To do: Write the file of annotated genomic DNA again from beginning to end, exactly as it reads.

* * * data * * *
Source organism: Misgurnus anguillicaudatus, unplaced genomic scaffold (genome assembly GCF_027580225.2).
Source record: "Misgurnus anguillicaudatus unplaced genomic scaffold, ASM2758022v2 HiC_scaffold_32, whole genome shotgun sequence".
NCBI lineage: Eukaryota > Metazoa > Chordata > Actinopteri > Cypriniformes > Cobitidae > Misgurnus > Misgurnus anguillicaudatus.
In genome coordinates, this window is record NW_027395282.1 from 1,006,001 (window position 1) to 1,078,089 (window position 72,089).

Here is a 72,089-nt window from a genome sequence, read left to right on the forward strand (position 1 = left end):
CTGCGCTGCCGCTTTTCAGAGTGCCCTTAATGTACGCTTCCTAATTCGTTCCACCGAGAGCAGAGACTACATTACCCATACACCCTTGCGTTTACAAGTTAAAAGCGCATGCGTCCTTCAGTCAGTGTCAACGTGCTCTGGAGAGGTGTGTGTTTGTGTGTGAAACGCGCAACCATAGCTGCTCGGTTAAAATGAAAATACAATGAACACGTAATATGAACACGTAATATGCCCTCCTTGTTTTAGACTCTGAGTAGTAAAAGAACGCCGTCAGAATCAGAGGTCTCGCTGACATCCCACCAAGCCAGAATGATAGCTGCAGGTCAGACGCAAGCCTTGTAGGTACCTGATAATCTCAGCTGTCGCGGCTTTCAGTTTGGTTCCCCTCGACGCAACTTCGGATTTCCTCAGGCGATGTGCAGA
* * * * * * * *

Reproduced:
Source organism: Misgurnus anguillicaudatus, unplaced genomic scaffold (genome assembly GCF_027580225.2).
Source record: "Misgurnus anguillicaudatus unplaced genomic scaffold, ASM2758022v2 HiC_scaffold_32, whole genome shotgun sequence".
NCBI lineage: Eukaryota > Metazoa > Chordata > Actinopteri > Cypriniformes > Cobitidae > Misgurnus > Misgurnus anguillicaudatus.
In genome coordinates, this window is record NW_027395282.1 from 1,006,001 (window position 1) to 1,078,089 (window position 72,089).

Here is a 72,089-nt window from a genome sequence, read left to right on the forward strand (position 1 = left end):
CTGCGCTGCCGCTTTTCAGAGTGCCCTTAATGTACGCTTCCTAATTCGTTCCACCGAGAGCAGAGACTACATTACCCATACACCCTTGCGTTTACAAGTTAAAAGCGCATGCGTCCTTCAGTCAGTGTCAACGTGCTCTGGAGAGGTGTGTGTTTGTGTGTGAAACGCGCAACCATAGCTGCTCGGTTAAAATGAAAATACAATGAACACGTAATATGAACACGTAATATGCCCTCCTTGTTTTAGACTCTGAGTAGTAAAAGAACGCCGTCAGAATCAGAGGTCTCGCTGACATCCCACCAAGCCAGAATGATAGCTGCAGGTCAGACGCAAGCCTTGTAGGTACCTGATAATCTCAGCTGTCGCGGCTTTCAGTTTGGTTCCCCTCGACGCAACTTCGGATTTCCTCAGGCGATGTGCAGA